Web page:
The ruling party says the law is needed to encourage the United States and other allies to share national security information with Japan. With the creation of a U.S.-style National Security Council in his office, it is part of Prime Minister Shinzo Abe’s efforts to strengthen Japan’s role in global security and create a more authoritarian government at home.
“This law is designed to protect the safety of the people,” Abe said, promising to relieve citizens’ concerns through further parliamentary debate.
The bill allows heads of ministries and agencies to classify 23 vaguely worded types of information related to defense, diplomacy, counterintelligence and counterterrorism, almost indefinitely.
Critics say it might sway authorities to withhold more information about nuclear power plants, arguing they could become terrorist targets. Or they warn that officials may refuse to disclose key elements of free trade talks to protect concessions that would make Tokyo or a partner look bad.
At a public hearing in Fukushima on Monday, the only one held before the vote, lawyer Hiroyasu Maki said the bill’s definition of secrets is so vague and broad that it could easily be expanded to include radiation data crucial to the evacuation and health of residents in case of another nuclear crisis. Opponents said that Tuesday’s vote despite unanimous opposition by the seven local officials invited to the hearing already shows the Abe government’s high-handed approach.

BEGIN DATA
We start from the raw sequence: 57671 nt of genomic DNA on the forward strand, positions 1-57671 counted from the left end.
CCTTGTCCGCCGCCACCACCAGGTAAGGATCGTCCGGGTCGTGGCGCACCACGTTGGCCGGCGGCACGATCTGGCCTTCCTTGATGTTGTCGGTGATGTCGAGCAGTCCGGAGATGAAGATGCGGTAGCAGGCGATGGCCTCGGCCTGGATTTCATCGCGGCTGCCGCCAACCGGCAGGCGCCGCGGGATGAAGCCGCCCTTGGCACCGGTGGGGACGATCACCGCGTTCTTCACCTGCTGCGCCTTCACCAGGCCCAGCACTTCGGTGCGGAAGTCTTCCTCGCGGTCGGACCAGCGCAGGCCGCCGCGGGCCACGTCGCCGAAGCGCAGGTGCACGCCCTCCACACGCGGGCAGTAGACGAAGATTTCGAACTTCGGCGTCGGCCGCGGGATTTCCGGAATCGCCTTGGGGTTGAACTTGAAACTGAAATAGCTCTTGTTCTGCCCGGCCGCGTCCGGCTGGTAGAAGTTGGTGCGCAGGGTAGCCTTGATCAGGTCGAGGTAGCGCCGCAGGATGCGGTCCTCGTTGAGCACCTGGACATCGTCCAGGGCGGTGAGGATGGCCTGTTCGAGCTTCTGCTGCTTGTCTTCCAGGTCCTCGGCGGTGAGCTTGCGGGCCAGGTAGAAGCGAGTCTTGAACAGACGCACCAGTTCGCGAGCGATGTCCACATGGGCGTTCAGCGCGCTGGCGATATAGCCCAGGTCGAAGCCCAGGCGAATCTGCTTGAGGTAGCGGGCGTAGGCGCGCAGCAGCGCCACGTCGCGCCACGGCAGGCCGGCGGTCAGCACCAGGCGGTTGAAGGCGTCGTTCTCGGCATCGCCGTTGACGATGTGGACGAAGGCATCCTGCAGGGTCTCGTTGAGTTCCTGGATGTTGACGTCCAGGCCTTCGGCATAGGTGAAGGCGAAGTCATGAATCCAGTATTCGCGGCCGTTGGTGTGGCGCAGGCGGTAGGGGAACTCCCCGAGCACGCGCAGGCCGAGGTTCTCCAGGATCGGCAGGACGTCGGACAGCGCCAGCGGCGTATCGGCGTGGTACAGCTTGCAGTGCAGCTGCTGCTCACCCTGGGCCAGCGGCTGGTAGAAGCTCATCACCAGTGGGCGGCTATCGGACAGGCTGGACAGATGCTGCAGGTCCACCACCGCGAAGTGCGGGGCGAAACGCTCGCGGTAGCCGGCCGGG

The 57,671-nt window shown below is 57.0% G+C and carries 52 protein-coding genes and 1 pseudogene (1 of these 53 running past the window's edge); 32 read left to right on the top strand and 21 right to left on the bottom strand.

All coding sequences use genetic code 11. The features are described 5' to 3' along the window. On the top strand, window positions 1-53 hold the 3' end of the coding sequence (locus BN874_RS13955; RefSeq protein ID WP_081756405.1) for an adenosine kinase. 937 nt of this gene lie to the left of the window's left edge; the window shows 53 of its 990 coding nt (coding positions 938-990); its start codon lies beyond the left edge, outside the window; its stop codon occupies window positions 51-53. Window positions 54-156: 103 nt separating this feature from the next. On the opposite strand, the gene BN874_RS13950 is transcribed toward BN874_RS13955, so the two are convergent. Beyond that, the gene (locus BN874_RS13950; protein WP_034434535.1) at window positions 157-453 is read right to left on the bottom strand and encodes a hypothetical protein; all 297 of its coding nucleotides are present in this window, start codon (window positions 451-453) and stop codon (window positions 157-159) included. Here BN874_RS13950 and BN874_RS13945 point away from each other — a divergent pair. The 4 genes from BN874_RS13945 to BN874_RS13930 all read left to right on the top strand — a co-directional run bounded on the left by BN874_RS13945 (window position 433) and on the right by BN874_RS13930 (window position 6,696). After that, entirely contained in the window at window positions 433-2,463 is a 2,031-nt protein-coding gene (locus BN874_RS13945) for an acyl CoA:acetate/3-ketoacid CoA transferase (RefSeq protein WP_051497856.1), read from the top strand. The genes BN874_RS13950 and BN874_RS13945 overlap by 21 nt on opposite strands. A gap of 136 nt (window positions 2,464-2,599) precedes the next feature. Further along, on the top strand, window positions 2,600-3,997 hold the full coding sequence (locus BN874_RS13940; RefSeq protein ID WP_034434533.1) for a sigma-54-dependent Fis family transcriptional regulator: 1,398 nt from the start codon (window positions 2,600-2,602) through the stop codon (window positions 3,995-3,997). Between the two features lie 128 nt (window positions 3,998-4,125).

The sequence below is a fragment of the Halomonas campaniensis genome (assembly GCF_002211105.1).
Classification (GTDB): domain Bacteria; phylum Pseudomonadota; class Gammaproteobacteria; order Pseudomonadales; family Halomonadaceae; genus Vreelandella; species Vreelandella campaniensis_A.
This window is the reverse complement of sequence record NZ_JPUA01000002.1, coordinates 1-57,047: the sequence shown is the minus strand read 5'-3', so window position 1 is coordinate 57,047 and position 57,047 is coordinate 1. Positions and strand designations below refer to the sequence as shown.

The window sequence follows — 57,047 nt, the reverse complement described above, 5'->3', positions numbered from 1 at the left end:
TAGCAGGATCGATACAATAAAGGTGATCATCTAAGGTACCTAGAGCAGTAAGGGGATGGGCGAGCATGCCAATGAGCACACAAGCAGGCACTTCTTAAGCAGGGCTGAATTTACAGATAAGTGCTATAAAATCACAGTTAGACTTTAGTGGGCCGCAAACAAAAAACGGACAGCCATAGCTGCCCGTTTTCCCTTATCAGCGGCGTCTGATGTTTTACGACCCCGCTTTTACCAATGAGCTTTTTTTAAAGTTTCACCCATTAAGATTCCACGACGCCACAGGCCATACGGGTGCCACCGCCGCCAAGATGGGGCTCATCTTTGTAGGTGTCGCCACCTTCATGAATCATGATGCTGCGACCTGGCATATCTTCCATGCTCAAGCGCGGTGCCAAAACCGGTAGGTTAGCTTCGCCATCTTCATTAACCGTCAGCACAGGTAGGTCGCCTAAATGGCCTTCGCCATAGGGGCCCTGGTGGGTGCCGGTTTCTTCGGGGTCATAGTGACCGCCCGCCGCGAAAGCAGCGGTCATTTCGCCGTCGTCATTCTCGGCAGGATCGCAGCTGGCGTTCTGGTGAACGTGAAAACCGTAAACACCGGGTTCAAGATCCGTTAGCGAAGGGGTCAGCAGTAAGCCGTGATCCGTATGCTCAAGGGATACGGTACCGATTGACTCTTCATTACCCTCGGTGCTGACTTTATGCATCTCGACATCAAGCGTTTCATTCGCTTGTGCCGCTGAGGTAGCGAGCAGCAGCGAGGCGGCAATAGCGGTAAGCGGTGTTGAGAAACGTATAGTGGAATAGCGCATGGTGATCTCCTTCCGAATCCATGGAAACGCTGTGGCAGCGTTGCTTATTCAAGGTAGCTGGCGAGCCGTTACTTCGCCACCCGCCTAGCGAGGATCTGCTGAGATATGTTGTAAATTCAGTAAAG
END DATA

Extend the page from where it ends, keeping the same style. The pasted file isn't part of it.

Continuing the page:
Under the bill, leakers in the government face prison terms of up to 10 years, up from one year now. Journalists who obtain information “inappropriately” or “wrongfully” can get up to five years in prison, prompting criticism that it would make officials more secretive and intimidate the media. Attempted leaks or inappropriate reporting, complicity or solicitation are also considered illegal.